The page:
Prescription Drug Use Can Impact Male Fertility
ASRM19 October 2016
Research presented at the Scientific Congress of the American Society for Reproductive Medicine in Salt Lake City shows that prescription medications can adversely affect male fertility.
Researchers at Stanford determined that certain classes of antihypertensive medications have a deleterious effect on male fertility. Using a national database of insurance claims filed in the US for patients with employer-provided coverage, they extracted data on men who had taken antihypertensive drugs, whose diagnosis or treatment codes suggested infertility. They compared the incidence of infertility during the year after patients were prescribed drugs with the infertility rate in the year prior to the prescription. The risk of infertility was higher among patients taking ACE inhibitors and beta blockers by 9% and 11%, respectively. There was no association between calcium channel blockers and infertility rates. To confirm their findings, the researchers examined the records of men evaluated at a California fertility center for whom semen analyses and medication histories were available. They found that beta blockers had a significant negative effect on semen volume, sperm concentration and motility.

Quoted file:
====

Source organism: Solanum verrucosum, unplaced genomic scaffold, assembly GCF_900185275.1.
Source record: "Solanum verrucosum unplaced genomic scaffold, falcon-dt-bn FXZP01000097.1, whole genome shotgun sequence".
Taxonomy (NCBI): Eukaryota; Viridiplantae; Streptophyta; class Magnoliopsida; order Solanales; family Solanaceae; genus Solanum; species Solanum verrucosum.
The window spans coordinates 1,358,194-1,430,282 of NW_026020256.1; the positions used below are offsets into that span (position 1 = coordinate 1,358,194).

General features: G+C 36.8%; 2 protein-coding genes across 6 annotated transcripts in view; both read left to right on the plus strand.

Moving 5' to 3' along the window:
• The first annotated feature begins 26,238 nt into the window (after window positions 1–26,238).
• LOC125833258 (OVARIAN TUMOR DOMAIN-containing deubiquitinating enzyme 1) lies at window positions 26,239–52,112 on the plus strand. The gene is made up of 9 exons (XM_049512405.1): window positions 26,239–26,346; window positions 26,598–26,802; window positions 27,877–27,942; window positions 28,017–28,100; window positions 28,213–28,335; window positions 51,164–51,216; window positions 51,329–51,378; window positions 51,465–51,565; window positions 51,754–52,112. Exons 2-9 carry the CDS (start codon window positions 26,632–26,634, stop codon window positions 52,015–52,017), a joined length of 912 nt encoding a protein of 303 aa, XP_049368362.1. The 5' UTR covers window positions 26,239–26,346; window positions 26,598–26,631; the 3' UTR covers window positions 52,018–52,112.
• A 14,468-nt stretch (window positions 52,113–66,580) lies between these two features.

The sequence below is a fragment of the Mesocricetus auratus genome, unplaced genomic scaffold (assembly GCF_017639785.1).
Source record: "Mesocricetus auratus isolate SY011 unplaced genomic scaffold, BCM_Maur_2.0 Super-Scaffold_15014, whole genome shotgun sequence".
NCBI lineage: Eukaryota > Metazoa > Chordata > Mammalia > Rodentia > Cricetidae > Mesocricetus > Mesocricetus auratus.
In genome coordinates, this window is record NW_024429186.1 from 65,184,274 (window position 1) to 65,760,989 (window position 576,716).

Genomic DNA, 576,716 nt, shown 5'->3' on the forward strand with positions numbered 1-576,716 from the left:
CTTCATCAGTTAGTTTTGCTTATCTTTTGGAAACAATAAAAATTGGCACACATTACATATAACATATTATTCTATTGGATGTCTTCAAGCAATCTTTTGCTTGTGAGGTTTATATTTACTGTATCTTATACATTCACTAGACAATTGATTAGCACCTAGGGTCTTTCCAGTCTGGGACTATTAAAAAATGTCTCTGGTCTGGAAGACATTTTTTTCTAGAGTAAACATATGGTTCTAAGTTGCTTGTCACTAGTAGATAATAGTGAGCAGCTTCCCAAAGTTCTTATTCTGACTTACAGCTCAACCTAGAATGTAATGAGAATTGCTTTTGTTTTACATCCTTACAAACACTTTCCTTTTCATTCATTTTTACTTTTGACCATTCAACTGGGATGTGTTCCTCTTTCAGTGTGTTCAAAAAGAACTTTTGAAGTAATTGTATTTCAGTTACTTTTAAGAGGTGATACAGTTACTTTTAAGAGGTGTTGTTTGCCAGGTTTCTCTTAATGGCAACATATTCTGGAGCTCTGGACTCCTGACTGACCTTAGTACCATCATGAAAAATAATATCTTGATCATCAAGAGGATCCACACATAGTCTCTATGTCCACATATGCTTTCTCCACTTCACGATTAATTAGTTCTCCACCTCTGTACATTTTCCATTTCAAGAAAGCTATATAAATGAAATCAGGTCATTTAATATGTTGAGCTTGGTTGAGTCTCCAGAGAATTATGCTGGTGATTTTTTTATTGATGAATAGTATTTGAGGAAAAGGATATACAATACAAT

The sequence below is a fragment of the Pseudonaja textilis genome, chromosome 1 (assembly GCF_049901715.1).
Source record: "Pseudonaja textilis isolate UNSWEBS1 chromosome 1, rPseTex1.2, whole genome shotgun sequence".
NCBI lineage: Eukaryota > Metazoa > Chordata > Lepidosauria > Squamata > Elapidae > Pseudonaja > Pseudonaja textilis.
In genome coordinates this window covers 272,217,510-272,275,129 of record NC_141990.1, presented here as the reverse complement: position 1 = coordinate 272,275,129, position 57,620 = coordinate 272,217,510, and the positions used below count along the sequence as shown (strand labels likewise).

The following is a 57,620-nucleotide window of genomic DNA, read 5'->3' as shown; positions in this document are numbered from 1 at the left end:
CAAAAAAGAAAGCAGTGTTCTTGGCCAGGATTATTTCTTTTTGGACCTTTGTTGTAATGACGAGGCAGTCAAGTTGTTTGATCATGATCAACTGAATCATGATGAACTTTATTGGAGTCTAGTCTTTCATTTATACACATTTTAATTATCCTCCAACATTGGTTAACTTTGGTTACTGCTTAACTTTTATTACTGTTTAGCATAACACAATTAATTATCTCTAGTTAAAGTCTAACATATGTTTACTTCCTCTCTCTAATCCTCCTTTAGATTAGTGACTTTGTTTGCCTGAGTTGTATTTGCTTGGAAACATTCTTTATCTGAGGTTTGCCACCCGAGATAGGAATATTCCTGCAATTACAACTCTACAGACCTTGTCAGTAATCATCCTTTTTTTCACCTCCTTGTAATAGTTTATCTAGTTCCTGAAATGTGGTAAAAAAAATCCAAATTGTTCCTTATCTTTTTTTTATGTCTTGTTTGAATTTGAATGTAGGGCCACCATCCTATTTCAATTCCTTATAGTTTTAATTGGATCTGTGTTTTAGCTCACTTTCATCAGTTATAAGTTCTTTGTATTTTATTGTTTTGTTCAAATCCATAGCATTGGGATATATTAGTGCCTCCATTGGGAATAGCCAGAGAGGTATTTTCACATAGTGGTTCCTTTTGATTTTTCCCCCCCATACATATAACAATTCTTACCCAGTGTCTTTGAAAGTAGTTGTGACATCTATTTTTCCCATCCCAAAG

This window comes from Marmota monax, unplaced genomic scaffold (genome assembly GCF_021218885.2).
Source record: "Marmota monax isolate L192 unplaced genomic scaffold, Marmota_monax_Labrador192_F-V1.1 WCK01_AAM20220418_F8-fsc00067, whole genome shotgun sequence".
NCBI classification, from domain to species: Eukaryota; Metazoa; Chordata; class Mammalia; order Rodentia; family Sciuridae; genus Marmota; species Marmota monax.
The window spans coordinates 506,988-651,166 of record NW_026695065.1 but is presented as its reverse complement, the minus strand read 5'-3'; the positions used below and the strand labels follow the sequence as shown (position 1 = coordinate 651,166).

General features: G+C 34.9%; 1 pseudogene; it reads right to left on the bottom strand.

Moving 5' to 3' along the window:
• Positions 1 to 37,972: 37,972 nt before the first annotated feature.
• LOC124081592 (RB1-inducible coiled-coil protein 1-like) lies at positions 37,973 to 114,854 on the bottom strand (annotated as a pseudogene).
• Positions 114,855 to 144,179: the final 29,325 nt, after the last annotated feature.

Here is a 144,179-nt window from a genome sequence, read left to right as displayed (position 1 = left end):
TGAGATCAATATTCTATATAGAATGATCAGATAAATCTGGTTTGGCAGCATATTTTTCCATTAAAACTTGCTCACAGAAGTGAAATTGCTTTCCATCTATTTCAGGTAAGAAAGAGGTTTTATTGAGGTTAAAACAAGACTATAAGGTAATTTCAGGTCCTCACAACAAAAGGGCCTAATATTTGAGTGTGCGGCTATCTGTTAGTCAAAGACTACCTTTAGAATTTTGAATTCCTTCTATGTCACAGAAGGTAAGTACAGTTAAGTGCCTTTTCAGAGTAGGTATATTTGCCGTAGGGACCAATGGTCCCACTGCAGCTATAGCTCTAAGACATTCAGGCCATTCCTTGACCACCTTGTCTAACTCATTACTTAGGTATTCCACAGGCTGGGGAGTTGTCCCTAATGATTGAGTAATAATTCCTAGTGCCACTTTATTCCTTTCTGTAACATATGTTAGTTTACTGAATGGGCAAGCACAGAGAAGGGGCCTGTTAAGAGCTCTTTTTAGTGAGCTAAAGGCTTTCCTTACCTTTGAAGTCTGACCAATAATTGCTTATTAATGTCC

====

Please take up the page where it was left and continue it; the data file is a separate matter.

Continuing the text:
Here in Salt Lake City, University of Utah researchers reviewed almost 12,000 semen analyses and associated patient records that included prescription drug use to determine whether stimulants taken for ADHD improve the sperm motility of infertile men. They found that patients who had been taking stimulants for at least three months prior to their semen analyses had lower semen values for sperm concentration, total sperm count, total progressive motility, and total motile sperm count compared to patients who had taken no medications. Patients who had taken other, spermatotoxic, drugs along with stimulants showed some increase in total sperm count.
Douglas T. Carrell, Ph.D, President of the Society for Male Reproduction and Urology, commented, “When doing an infertility work up, it is important to consider the medications a patient takes and their possible effects on gametes. Medications that contribute to a patient’s overall health and well-being may be harmful to his sperm. More research is needed, but knowing that antihypertensives and stimulants can be detrimental to sperm quality is essential to providing individualized care.”